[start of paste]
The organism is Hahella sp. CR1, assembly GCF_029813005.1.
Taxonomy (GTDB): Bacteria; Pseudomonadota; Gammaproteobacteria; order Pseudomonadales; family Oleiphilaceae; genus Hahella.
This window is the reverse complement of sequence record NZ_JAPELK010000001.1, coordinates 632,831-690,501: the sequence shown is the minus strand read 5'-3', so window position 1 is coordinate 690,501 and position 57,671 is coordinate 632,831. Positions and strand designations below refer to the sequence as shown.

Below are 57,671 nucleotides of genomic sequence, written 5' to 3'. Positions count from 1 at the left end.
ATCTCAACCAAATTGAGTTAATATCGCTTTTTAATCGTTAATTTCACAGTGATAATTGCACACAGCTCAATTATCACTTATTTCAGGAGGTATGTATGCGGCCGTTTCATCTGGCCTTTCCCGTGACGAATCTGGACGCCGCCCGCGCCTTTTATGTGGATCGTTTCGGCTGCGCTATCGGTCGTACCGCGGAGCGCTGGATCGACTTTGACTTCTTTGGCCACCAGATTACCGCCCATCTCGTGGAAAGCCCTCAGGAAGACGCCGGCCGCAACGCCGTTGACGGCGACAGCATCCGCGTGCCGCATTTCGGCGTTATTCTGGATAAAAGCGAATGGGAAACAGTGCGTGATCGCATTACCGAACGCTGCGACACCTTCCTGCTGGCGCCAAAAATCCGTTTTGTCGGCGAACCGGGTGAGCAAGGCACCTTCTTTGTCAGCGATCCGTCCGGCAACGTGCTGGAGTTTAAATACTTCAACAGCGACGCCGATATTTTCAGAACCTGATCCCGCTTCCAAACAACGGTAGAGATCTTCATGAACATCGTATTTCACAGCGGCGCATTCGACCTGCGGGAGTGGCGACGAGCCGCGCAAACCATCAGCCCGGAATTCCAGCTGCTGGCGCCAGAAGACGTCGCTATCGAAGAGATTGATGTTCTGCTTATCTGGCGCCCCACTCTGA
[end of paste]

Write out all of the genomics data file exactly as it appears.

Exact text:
The organism is Hahella sp. CR1, assembly GCF_029813005.1.
Taxonomy (GTDB): Bacteria; Pseudomonadota; Gammaproteobacteria; order Pseudomonadales; family Oleiphilaceae; genus Hahella.
This window is the reverse complement of sequence record NZ_JAPELK010000001.1, coordinates 632,831-690,501: the sequence shown is the minus strand read 5'-3', so window position 1 is coordinate 690,501 and position 57,671 is coordinate 632,831. Positions and strand designations below refer to the sequence as shown.

Below are 57,671 nucleotides of genomic sequence, written 5' to 3'. Positions count from 1 at the left end.
ATCTCAACCAAATTGAGTTAATATCGCTTTTTAATCGTTAATTTCACAGTGATAATTGCACACAGCTCAATTATCACTTATTTCAGGAGGTATGTATGCGGCCGTTTCATCTGGCCTTTCCCGTGACGAATCTGGACGCCGCCCGCGCCTTTTATGTGGATCGTTTCGGCTGCGCTATCGGTCGTACCGCGGAGCGCTGGATCGACTTTGACTTCTTTGGCCACCAGATTACCGCCCATCTCGTGGAAAGCCCTCAGGAAGACGCCGGCCGCAACGCCGTTGACGGCGACAGCATCCGCGTGCCGCATTTCGGCGTTATTCTGGATAAAAGCGAATGGGAAACAGTGCGTGATCGCATTACCGAACGCTGCGACACCTTCCTGCTGGCGCCAAAAATCCGTTTTGTCGGCGAACCGGGTGAGCAAGGCACCTTCTTTGTCAGCGATCCGTCCGGCAACGTGCTGGAGTTTAAATACTTCAACAGCGACGCCGATATTTTCAGAACCTGATCCCGCTTCCAAACAACGGTAGAGATCTTCATGAACATCGTATTTCACAGCGGCGCATTCGACCTGCGGGAGTGGCGACGAGCCGCGCAAACCATCAGCCCGGAATTCCAGCTGCTGGCGCCAGAAGACGTCGCTATCGAAGAGATTGATGTTCTGCTTATCTGGCGCCCCACTCTGA